Play Live Radio
Next Up:
Available On Air Stations
Watch Live

Science & Technology

UCSD Researchers Create Technology To Sterilize Mosquitoes, Reducing Disease

In this Aug. 26, 2019 file photo, Salt Lake City Mosquito Abatement District biologist Nadja Reissen examines a mosquito in Salt Lake City.
Rick Bowmer / Associated Press
In this Aug. 26, 2019 file photo, Salt Lake City Mosquito Abatement District biologist Nadja Reissen examines a mosquito in Salt Lake City.

Researchers at UC San Diego revealed Friday they have used advancements in CRISPR-based genetic engineering to create a system restraining populations of mosquitoes that infect millions each year with debilitating diseases.

The new precision-guided sterile insect technique, or pgSIT, alters genes linked to male fertility — creating sterile offspring — and female flight in Aedes aegypti, the mosquito species responsible for spreading wide- ranging diseases including dengue fever, chikungunya and Zika.

"PgSIT is a new scalable genetic control system that uses a CRISPR- based approach to engineer deployable mosquitoes that can suppress populations," said Omar Akbari, UCSD biological sciences professor. "Males don't transmit diseases so the idea is that as you release more and more sterile males, you can suppress the population without relying on harmful chemicals and insecticides."


Details of the new pgSIT are described in Friday's edition of the journal Nature Communications.

The technique differs from "gene drive" systems that could suppress disease vectors by passing desired genetic alterations indefinitely from one generation to the next. Instead, pgSIT uses the gene-editing technology CRISPR to sterilize male mosquitoes and render female mosquitoes, which spread disease, as flightless. The system is self-limiting and is not predicted to persist or spread in the environment, two safety features the researchers say should enable acceptance for this technology.

Akbari says the envisioned pgSIT system could be implemented by deploying eggs of sterile males and flightless females at target locations where mosquito-borne disease spread is occurring.

"Supported by mathematical models, we empirically demonstrate that released pgSIT males can compete, suppress and even eliminate mosquito populations," the researchers note in the Nature Communications paper. "This platform technology could be used in the field, and adapted to many vectors, for controlling wild populations to curtail disease in a safe, confinable and reversible manner."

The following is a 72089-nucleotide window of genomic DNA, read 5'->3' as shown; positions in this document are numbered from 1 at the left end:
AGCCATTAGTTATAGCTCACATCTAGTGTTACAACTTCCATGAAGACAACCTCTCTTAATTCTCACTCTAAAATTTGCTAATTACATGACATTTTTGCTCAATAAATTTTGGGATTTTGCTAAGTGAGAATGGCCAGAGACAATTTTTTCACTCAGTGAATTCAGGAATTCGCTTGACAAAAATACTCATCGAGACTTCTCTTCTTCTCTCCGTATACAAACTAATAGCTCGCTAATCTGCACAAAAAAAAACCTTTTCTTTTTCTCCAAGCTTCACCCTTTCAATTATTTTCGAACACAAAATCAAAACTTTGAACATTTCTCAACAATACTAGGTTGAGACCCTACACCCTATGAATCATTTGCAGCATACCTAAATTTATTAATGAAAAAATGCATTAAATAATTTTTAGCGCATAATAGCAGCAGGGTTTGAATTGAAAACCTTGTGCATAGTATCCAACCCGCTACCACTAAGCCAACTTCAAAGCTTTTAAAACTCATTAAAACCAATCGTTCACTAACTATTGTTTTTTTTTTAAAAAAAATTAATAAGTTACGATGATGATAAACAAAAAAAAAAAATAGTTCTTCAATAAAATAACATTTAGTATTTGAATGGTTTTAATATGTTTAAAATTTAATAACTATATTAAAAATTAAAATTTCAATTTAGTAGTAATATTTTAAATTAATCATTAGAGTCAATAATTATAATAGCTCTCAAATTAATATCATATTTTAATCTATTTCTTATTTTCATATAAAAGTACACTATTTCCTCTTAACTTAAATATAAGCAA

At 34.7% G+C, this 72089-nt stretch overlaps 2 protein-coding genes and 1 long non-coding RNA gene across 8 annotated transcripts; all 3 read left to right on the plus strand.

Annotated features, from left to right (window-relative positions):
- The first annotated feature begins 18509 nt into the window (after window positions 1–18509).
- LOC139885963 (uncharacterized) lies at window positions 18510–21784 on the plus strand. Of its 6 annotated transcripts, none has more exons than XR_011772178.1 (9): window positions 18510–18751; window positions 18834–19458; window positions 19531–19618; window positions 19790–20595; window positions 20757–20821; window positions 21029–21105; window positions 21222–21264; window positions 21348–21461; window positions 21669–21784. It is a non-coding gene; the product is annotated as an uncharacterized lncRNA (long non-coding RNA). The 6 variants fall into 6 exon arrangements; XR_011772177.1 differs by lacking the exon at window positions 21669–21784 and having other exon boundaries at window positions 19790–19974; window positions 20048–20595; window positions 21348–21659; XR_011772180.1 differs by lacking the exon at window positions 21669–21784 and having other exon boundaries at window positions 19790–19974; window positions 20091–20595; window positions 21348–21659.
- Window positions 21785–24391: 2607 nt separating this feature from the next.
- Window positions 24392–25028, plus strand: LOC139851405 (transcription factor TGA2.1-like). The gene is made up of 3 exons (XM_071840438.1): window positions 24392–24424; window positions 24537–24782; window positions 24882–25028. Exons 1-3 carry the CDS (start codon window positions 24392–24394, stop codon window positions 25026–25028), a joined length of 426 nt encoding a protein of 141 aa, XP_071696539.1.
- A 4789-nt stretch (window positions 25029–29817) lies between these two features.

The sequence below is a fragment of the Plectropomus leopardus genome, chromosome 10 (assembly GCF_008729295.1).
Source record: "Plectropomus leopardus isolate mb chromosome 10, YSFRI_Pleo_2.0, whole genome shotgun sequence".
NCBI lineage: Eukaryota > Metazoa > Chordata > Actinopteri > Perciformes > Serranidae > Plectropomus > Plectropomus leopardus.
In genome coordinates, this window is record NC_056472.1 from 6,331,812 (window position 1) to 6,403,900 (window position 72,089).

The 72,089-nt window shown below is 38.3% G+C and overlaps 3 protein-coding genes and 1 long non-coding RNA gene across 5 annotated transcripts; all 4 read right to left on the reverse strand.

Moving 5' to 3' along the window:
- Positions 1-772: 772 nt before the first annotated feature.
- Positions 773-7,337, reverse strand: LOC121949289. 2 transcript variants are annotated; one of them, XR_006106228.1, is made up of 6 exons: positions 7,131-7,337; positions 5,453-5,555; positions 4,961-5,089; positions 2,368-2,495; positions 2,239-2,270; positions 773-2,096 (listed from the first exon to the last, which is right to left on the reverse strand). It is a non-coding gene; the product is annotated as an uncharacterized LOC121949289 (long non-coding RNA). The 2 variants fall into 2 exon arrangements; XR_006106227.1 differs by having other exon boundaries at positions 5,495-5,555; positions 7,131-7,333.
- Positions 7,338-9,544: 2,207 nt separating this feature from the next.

Although molecular genetic engineering tools are relatively new, farmers have been sterilizing male insects to protect their crops since at least the 1930s. United States growers in the 1950s began using radiation to sterilize pest species such as the New World Screwworm fly, which is known to destroy livestock. Similar radiation-based methods continue today, along with the use of insecticides.


The precision-guided sterile insect technique is intended to be a much more precise and scalable technology, the UCSD researchers said, since it uses CRISPR — not radiation or chemicals — to alter key mosquito genes. The system is based on a method that was announced by UCSD in 2019 by Akbari and his colleagues in the fruit fly Drosophila.

Akbari says pgSIT eggs can be shipped to a location threatened by mosquito-borne disease or developed at an on-site facility that could produce the eggs for nearby deployment. Once the pgSIT eggs are released in the wild, typically at a peak rate of 100-200 pgSIT eggs per Aedes aegypti adult, sterile pgSIT males will emerge and eventually mate with females, driving down the wild population as needed.

Beyond Aedes aegypti, the researchers believe the pgSIT technology could be directed to other species that spread disease.

"This study suggests pgSIT may be an efficient technology for mosquito population control and the first example of one suited for real-world release," the researchers wrote. "Going forward, pgSIT may provide an efficient, safe, scalable, and environmentally friendly alternative next- generation technology for wild population control of mosquitoes resulting in widescale prevention of human disease transmission."